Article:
Tuesday, February 17, 2009

From Bangkok to the South

We find our places on the train, and after a dinner of sushi and a blueberry muffin (I'm all for multiculturalism) we're on our way! I watch the trackside slums slip past: women hang out laundry, children pile stones on top of each other, and men sit about drinking, all just inches from the rails (or casually wandering across them, in some cases!). Couldn't happen in England.

Sara and I both had upper berths, which means our seats were on opposite sides of the aisle. I switched to the seat facing hers, hoping that whoever was meant to be sitting there would be accommodating. At Bang Sue station, the intended occupants or our corresponding lowers duly arrived. Thais: a man, a particularly vast woman, and two children, a boy and a girl, aged seven or eight. I managed to indicate that I was just taking the seat to sit with my friend, but would not try to usurp the bottom bunk. We pondered how these four would fit into two berths. Luckily the kids were small.

The eager attendant deemed it bedtime at about 7:30, and came through the carriage efficiently setting up the beds (the upper bunks fold up for the day and pull down at night, while the seats ingeniously convert into the lower beds with a satisfying ker-chunk, ker-chunk). For some reason we couldn't quite determine, he started with ours, in the middle of the carriage. Thai logic.

The attendant ker-chunked his way through the rest of the carriage, and we obediently took our places. Read for a while, studied the Philippines Lonely Planet in preparation for that leg of our trip. I looked down to see, through the half-closed curtain, the belly of the fat woman (whose shirt had ridden up) spilling over the edge of the bunk, while the small girl curled up in one corner.

My sushi-and-muffin supper didn't fill me up for long. At 11 o'clock, with sleep not presenting itself, I headed in search of sustenance. I tottered down (or is it up?) the carriage, skirting the anklet-ed leg of a backpacker dangling through the curtain of an upper berth (all backpackers choose top bunks, because they're cheaper), past the tin toilets (squat-style, of course, with a short funnel that deposits waste directly onto the track beneath. I try to avoid using them), past the train doors, open to the night. The next carriage was seating class, where dozing passengers contort into bizarre sleeping positions in the stiff chairs, their heads bandaged with sweaters against the brightly blazing fluorescent lights (which aren't switched off for the entire trip).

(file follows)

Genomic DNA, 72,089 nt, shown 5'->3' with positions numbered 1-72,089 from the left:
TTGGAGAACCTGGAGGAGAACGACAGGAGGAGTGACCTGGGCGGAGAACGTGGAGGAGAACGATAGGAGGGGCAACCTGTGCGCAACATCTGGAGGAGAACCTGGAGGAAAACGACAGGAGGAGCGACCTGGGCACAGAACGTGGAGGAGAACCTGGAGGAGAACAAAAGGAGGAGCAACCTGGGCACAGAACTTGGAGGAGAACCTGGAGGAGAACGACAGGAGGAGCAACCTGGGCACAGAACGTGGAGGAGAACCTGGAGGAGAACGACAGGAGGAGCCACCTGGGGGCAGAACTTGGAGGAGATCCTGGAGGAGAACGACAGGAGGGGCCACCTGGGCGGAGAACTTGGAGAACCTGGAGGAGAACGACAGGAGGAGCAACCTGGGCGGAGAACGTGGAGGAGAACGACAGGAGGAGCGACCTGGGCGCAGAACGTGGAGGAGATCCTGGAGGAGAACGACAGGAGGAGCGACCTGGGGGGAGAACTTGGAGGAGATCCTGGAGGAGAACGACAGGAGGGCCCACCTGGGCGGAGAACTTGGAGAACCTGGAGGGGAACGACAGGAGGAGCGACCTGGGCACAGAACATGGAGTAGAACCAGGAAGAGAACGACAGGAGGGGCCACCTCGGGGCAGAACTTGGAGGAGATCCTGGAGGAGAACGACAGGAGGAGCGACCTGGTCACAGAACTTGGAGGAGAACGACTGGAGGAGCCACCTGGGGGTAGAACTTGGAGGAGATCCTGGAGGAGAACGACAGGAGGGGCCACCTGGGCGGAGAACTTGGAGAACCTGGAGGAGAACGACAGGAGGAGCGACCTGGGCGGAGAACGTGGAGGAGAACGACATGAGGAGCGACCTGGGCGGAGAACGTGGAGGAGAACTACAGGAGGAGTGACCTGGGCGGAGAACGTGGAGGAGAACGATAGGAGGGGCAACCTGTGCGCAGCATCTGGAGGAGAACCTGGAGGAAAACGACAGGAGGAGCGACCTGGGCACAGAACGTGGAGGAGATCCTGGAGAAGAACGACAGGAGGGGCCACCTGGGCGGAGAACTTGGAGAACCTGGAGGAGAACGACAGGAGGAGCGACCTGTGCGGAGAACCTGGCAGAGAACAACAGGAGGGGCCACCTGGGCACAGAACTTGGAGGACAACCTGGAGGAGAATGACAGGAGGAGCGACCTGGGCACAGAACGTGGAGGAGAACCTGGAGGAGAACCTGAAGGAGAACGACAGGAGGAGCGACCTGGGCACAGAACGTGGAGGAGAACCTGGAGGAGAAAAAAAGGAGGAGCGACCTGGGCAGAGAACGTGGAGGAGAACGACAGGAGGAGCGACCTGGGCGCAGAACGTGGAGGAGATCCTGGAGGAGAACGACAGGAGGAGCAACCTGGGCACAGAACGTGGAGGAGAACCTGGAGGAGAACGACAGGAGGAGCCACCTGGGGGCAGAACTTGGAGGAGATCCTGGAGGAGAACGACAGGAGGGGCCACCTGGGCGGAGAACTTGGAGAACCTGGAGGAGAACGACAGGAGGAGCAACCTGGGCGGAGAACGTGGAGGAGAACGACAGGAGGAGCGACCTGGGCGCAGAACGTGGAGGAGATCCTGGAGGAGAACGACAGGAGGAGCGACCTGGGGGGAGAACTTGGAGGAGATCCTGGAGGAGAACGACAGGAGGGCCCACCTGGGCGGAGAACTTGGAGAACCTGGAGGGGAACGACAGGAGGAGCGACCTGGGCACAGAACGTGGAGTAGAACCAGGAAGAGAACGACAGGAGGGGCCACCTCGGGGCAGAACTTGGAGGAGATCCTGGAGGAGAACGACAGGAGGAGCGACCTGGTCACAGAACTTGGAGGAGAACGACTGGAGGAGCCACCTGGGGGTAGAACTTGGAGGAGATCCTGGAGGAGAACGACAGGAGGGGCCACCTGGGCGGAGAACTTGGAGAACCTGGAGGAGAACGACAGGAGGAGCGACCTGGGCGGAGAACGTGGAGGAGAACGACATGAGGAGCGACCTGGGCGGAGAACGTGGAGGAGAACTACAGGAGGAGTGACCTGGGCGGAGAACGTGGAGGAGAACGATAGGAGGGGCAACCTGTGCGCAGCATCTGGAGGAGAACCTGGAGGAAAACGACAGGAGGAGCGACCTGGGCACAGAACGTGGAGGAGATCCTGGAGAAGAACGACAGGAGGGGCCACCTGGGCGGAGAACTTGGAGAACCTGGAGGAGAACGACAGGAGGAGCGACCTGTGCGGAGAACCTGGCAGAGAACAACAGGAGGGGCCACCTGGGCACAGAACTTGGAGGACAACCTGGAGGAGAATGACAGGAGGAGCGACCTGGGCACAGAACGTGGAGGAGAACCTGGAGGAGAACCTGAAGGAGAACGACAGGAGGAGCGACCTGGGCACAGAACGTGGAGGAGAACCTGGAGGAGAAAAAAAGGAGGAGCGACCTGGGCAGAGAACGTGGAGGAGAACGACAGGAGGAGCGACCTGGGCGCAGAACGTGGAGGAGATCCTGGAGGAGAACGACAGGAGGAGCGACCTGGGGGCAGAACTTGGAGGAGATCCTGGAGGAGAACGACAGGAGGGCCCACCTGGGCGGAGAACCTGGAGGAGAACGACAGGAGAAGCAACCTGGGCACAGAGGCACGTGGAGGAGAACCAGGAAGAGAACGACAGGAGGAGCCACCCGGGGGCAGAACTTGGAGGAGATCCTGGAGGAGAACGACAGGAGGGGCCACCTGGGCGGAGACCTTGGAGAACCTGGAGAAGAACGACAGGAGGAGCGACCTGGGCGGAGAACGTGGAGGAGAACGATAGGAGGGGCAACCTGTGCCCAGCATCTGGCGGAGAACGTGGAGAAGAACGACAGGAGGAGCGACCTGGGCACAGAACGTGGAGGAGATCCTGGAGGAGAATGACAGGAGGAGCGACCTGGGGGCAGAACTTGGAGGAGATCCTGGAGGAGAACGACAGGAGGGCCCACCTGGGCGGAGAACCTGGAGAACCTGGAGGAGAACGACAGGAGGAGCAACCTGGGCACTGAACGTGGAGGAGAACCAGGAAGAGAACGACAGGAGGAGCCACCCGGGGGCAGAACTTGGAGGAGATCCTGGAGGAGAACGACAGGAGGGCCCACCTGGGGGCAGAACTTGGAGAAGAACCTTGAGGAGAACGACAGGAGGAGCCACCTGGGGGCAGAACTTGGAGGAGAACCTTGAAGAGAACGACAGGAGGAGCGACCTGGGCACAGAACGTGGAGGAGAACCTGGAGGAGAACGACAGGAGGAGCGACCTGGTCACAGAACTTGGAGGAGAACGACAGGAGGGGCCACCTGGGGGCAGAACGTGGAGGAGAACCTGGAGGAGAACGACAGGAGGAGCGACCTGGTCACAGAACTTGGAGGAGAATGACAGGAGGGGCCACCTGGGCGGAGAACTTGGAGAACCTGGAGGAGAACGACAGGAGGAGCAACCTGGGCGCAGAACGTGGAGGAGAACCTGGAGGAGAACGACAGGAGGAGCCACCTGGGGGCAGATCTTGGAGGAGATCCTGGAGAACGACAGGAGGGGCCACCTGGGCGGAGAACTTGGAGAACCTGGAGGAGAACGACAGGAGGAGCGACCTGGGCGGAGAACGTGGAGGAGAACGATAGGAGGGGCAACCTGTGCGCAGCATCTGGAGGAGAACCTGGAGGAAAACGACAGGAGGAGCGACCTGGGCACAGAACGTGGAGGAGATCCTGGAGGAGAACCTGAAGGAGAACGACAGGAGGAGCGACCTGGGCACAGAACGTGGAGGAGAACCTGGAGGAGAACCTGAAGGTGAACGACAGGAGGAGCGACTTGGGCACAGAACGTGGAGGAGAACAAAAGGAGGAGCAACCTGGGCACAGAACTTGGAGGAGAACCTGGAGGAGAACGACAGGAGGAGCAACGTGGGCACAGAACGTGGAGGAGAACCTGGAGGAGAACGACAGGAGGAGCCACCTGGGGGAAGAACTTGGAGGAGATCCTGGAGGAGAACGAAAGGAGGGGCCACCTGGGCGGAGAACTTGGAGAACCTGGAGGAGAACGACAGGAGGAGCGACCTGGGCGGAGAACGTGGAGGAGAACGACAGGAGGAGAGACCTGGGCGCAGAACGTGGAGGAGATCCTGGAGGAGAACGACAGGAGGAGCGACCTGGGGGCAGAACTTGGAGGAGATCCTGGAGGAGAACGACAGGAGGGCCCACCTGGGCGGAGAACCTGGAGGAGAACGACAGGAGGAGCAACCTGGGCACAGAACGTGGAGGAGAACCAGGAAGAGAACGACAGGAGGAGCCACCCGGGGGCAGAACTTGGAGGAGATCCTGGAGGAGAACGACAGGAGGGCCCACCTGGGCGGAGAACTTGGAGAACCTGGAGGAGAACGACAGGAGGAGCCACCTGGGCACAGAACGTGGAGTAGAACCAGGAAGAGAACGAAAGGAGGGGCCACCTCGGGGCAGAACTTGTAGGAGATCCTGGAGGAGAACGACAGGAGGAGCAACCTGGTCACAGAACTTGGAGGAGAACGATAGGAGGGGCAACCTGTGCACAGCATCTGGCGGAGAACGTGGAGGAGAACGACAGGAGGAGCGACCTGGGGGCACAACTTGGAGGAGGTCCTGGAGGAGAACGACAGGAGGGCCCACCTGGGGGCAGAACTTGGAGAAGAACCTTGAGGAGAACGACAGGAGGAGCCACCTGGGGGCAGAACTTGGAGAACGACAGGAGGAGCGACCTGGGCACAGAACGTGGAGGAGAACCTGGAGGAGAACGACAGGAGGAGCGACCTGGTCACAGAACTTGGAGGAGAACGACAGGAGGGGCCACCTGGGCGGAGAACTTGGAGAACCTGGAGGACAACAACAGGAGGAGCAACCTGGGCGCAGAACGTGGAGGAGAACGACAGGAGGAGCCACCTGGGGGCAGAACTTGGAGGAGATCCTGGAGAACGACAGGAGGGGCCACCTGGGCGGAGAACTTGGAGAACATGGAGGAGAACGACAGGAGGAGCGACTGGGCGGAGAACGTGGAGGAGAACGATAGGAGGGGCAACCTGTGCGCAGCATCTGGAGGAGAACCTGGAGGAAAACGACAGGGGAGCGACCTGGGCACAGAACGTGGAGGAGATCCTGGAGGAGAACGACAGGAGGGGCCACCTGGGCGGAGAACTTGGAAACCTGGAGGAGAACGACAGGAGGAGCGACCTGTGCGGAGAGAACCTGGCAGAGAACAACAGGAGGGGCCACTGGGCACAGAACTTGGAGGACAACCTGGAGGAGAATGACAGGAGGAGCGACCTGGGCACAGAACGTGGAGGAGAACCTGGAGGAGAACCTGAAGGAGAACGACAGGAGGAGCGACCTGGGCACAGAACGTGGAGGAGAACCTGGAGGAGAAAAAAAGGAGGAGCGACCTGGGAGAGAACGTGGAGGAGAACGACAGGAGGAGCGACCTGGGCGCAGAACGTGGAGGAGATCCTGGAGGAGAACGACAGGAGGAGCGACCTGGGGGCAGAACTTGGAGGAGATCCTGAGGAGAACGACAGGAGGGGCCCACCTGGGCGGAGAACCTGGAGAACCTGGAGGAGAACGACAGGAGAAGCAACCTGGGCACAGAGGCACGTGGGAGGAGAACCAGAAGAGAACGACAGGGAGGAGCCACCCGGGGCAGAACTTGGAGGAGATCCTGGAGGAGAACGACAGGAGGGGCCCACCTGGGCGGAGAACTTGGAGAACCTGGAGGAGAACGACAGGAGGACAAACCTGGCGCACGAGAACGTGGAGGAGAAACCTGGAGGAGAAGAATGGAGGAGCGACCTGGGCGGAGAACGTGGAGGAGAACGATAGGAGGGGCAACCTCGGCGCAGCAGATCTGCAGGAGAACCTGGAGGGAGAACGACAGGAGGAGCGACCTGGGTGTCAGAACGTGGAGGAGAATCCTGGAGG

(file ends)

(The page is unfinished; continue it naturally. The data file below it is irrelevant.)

In the buffet car a group of Thais crowded around one table with the remains of a feast of mango and sticky rice, and a gang of western lads drank cans of Singha beer and reminisced noisily about their adventures thus far.

I asked for a menu, and the lady pulled a fried rice ready meal from a coolbox. “Don't you have anything else?” I asked, and she nodded enthusiastically, and started unwrapping it. I asked again, in Thai, and she indicated a trayful of polystyrene dishes. “Chick-ken.” It was pork kapow with fried egg. I took one, even though I don't really like kapow, or fried eggs, but since ready-meal fried rice invariably tastes like cardboard, I judged it the lesser of two evils.


At 11:14 am, Anonymous Anonymous said...

Love the attendant ker-chunking through the carriage, you can see/hear him. Dddy


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